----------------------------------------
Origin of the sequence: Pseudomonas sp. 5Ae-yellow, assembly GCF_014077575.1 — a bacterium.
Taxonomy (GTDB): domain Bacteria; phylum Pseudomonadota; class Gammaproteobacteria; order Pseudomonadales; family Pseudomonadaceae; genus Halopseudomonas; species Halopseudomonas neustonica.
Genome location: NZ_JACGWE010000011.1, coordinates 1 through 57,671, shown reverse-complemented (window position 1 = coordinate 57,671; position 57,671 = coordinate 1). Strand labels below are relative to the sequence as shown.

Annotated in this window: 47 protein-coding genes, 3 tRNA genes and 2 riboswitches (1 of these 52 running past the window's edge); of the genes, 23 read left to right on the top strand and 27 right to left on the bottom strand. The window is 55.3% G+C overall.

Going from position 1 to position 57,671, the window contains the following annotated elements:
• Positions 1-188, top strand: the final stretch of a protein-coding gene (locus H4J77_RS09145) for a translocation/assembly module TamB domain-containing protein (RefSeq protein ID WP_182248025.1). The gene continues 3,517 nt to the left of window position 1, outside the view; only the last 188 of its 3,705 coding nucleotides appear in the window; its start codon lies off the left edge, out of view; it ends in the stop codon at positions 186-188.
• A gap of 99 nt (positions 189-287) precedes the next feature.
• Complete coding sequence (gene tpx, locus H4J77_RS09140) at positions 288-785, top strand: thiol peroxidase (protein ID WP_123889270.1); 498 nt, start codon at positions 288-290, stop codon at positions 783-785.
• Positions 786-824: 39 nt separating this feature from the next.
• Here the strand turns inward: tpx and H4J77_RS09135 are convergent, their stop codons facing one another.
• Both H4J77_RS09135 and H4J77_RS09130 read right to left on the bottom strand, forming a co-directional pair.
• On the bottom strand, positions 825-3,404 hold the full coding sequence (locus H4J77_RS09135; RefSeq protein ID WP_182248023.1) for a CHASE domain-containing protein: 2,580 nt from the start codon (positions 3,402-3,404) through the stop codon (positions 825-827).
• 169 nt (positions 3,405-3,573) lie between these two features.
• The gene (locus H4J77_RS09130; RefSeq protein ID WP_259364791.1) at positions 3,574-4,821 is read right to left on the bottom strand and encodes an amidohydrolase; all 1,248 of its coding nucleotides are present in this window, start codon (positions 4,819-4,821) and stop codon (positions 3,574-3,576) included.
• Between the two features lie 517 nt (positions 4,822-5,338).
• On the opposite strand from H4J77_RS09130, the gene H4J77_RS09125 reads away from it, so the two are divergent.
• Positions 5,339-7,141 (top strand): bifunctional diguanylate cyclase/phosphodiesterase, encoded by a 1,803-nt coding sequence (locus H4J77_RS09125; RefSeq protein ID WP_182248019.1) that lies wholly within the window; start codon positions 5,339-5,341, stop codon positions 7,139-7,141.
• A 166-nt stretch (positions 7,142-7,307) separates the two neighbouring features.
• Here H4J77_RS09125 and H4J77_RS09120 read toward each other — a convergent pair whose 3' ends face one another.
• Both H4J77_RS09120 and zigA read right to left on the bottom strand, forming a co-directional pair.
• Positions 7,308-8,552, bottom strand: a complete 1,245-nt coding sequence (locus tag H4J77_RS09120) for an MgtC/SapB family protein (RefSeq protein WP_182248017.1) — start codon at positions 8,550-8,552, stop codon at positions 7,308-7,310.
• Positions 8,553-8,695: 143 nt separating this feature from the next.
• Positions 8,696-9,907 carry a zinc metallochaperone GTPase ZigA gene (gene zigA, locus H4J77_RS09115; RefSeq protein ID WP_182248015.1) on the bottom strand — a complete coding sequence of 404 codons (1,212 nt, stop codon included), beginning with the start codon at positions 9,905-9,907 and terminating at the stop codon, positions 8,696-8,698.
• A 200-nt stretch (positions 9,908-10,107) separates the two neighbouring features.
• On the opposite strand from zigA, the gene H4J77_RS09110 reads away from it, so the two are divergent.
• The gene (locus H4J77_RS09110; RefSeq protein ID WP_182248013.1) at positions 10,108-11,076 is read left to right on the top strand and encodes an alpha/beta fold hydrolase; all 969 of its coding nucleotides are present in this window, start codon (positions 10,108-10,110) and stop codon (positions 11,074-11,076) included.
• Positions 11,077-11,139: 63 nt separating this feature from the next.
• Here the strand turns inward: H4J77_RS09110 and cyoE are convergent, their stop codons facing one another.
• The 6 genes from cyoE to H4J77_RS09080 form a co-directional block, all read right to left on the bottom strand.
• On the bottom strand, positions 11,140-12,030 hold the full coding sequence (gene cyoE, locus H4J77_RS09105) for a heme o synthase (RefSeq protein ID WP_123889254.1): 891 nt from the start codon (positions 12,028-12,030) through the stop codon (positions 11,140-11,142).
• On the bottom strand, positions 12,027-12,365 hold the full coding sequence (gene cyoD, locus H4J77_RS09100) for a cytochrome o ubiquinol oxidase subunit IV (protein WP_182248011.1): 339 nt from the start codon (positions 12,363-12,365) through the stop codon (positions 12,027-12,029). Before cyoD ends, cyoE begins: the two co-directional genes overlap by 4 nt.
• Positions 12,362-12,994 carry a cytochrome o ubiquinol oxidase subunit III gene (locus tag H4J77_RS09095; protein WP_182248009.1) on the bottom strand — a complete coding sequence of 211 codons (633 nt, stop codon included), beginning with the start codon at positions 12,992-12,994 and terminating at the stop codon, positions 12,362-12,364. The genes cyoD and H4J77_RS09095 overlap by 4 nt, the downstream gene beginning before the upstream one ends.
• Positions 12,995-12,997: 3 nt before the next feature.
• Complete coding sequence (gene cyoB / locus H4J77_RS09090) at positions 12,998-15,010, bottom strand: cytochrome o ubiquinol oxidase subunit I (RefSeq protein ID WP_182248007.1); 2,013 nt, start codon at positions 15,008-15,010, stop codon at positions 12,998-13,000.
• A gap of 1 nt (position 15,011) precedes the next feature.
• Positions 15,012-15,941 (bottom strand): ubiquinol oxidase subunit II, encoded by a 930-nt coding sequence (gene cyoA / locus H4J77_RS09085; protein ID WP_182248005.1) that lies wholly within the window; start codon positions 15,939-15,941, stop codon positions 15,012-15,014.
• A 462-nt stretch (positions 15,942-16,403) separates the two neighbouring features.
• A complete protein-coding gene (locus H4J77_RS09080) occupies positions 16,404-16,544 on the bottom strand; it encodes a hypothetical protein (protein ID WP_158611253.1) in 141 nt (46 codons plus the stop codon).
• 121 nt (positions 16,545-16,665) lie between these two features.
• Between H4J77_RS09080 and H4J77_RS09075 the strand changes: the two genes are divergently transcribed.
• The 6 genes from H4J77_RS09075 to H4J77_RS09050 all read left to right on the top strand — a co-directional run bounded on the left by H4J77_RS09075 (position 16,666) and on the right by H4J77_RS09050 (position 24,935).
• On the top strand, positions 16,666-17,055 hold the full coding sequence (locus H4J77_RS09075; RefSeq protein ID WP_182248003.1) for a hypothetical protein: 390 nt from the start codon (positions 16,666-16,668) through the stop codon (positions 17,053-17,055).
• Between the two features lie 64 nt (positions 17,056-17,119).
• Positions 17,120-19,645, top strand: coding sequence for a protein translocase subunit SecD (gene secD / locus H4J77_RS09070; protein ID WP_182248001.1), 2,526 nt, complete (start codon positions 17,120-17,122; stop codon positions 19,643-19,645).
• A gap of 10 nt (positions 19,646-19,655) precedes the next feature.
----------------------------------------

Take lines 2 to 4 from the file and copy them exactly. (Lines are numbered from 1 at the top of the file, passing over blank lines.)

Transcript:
Taxonomy (GTDB): domain Bacteria; phylum Pseudomonadota; class Gammaproteobacteria; order Pseudomonadales; family Pseudomonadaceae; genus Halopseudomonas; species Halopseudomonas neustonica.
Genome location: NZ_JACGWE010000011.1, coordinates 1 through 57,671, shown reverse-complemented (window position 1 = coordinate 57,671; position 57,671 = coordinate 1). Strand labels below are relative to the sequence as shown.

Annotated in this window: 47 protein-coding genes, 3 tRNA genes and 2 riboswitches (1 of these 52 running past the window's edge); of the genes, 23 read left to right on the top strand and 27 right to left on the bottom strand. The window is 55.3% G+C overall.